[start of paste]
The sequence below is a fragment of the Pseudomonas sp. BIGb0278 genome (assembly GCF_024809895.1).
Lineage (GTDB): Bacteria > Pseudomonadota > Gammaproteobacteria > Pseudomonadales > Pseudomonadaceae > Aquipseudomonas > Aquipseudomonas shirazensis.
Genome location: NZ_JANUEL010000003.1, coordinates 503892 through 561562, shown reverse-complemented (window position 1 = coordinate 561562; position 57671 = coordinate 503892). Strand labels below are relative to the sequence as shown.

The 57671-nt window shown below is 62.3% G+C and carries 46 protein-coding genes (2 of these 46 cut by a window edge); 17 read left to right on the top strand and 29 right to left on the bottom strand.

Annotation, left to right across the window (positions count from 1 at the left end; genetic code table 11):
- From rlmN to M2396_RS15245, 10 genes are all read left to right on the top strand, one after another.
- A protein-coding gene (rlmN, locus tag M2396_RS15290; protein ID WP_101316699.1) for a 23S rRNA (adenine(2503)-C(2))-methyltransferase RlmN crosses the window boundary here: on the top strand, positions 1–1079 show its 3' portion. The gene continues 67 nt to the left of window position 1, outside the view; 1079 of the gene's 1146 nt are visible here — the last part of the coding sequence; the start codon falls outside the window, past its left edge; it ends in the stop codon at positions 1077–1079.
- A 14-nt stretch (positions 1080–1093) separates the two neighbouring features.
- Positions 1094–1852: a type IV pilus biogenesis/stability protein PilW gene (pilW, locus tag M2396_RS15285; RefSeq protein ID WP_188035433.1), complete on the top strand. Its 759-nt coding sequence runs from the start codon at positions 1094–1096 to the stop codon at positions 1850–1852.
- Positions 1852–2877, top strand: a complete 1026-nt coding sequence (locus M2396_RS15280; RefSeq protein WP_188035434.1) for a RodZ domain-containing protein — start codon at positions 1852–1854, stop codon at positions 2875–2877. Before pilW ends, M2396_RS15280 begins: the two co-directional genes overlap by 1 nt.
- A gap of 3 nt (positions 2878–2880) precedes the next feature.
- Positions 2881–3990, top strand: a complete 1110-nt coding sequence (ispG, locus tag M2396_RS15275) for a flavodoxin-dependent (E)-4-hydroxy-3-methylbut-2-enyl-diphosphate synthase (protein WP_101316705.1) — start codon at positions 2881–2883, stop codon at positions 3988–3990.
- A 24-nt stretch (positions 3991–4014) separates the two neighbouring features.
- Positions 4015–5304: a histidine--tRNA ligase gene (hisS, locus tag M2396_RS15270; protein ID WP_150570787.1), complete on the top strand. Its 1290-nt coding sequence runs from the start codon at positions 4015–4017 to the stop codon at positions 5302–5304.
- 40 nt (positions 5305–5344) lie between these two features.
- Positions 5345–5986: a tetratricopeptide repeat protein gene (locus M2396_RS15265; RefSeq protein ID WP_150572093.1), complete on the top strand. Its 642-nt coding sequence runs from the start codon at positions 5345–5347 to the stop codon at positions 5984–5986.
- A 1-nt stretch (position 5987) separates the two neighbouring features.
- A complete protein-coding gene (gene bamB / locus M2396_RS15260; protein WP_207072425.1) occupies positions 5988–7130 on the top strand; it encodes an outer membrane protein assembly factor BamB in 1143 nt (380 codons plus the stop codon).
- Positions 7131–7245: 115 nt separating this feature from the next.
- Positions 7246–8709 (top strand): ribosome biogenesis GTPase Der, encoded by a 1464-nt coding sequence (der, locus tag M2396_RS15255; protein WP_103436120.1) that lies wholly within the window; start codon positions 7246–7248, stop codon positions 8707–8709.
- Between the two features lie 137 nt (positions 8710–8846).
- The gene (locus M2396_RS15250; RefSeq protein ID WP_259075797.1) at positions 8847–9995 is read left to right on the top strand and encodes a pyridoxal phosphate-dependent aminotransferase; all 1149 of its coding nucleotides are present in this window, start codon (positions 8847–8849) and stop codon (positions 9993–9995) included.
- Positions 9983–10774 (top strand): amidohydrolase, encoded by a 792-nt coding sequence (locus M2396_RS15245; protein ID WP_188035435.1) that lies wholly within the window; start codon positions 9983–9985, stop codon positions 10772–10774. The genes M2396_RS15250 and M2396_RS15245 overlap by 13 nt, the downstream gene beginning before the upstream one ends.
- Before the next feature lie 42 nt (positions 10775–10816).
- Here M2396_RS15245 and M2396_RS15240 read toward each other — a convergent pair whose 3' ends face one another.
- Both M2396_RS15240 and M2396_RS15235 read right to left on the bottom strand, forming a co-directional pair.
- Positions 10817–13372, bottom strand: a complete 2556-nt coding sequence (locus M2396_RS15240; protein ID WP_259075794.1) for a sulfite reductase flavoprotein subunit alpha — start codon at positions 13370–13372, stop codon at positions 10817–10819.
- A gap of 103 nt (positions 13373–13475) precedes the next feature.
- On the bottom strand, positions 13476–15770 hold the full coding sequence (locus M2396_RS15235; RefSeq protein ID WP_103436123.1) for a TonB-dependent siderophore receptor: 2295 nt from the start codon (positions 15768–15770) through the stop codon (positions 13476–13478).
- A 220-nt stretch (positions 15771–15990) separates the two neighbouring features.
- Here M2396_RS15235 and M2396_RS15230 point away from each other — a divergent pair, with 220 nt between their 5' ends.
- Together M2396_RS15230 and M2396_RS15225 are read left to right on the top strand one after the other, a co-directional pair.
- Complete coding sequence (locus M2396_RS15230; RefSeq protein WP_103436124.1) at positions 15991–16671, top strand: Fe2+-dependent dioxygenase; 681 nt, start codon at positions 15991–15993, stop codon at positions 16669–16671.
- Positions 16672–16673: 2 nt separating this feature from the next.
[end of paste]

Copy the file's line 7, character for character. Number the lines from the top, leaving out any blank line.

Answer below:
- A protein-coding gene (rlmN, locus tag M2396_RS15290; protein ID WP_101316699.1) for a 23S rRNA (adenine(2503)-C(2))-methyltransferase RlmN crosses the window boundary here: on the top strand, positions 1–1079 show its 3' portion. The gene continues 67 nt to the left of window position 1, outside the view; 1079 of the gene's 1146 nt are visible here — the last part of the coding sequence; the start codon falls outside the window, past its left edge; it ends in the stop codon at positions 1077–1079.